Tools, Riffs & References - Towels

This is a BLOG about towels. Not just any towels, certainly not bathroom towels with their warm, fluffy loveliness, nor paper towels with their under appreciated utilitarian existence, but Kitchen towels. You know, the towels purchased to coordinated with your color scheme, tucked nicely into a drawer pull or perhaps draped on the oven door handle. On occasion they get thrown over your shoulder, used to shoo a fly or dare I say it…pop somebody right quick. (I have something to say about some of that later)…those are the towels this blog is about.


I can remember back in the day, kitchen towels were purchased from the 5 and 10, the five and dime, the store in town that had a little bit of everything one needed to exist in life except food, cause you bought that at the mom and pop grocery store next door (Canned Tuna and Kool-Aid didn’t count). Sometimes they had oven mitts or pot holders to match. Most often they were solid, striped or checkered and if they were more for display, had a chicken printed on them that at some point got so ratty from the rings left by hot pots place on top of them, or food stains when they were used too often to handle said hot pot, they became part of the regular towels, right in there with the solids, stripes and checks. There were also the fancy ones purchased for the holidays namely, Thanksgiving, think turkeys and horns of plenty and Christmas, think holly leaves and Santa Clause…and you better not touch them either cause they were for “show”. I. Said. Don’t. Touch. Them....said many a parent to ‘erbody.


When I first started out on my own, I followed suit with ensuring my towels coordinated with my kitchen color themes. I don’t remember all of them, but I do remember a set that was red check, and not the dime store printed red checks on white terry cloth, but the department store woven red and white checks, flat in nature, but yet reflecting texture from the over and under process of making the cloth. I had solid red oven mitts to match y’all. Not even my favorite color, but they matched a set of red enamel painted strainers I had, so…red it was.


Many evolutions of self and abodes later, I found that I had drifted into an aubergine space, purple if you will. Having graduated from the five and ten, to mid level, then upper tier department and specialty stores, I would seek and find every version of purple kitchen towel you cld imagine. No saving for company or allocating for show only here. Every towel had job to do, but was supported and encouraged (by me) to do it in style. You didn’t know towels could be encouraged did you ? Even when I was in Culinary School, where having 2 side towels was part of your daily uniform…two fresh purple towels were in my knife kit every single day. Along with adding a little pizazz to the uniform…they couldn’t really disappear, as side towels are wanton to do…in a Culinary School Lab setting.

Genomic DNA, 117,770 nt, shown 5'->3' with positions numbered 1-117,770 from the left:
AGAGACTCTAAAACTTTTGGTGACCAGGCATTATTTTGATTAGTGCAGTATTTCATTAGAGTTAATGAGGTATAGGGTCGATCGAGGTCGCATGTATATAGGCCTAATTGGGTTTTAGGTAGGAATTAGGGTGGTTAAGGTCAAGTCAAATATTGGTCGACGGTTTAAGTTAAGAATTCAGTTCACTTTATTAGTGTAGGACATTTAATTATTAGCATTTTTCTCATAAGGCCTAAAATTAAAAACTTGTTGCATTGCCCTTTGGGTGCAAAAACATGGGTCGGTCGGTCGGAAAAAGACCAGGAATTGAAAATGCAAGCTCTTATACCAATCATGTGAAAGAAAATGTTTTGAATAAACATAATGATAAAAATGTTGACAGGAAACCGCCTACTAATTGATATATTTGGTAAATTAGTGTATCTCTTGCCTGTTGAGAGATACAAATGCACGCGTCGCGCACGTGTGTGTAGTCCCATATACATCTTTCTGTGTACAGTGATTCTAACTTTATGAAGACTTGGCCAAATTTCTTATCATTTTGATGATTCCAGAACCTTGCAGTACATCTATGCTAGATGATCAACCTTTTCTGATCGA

Here In My Kitchen, I churn through towels like other folks churn through…socks, especially when Im testing a recipe, or cooking to capture images for, the final recipe, website, social media etc. I grab a new set every day, sometimes twice a day as…towels carry stuff with them. Yup, that’s right, they carry things with them. While towels, be they solid, printed or novelty, bring forth (aka carry) memories, such as those that inspired me to write this blog, those memories wont take you out like a little salmonella left on a towel used to wipe hands after cracking eggs. Needless to say, tucking a used towel in handles or throwing it over your shoulder Near. Your. Face. isn’t encouraged either. Microbes transfer. Nuff Said (this stand as a "note to self" as well 😉👩🏽‍🍳)


Back to kitchen towel joy…Freshly laundered, folded or rolled, each towel has been part of a food story tale or awaits to be part of a new food memory in the making. Saturated in color like my ongoing collection or faded from years of being a part of prep and serving, also like my ongoing collection, my wonderful beautiful, always at the ready purple towels...are part of everything that is Gracious and Good HereInMy Kitchen.






9 views1 comment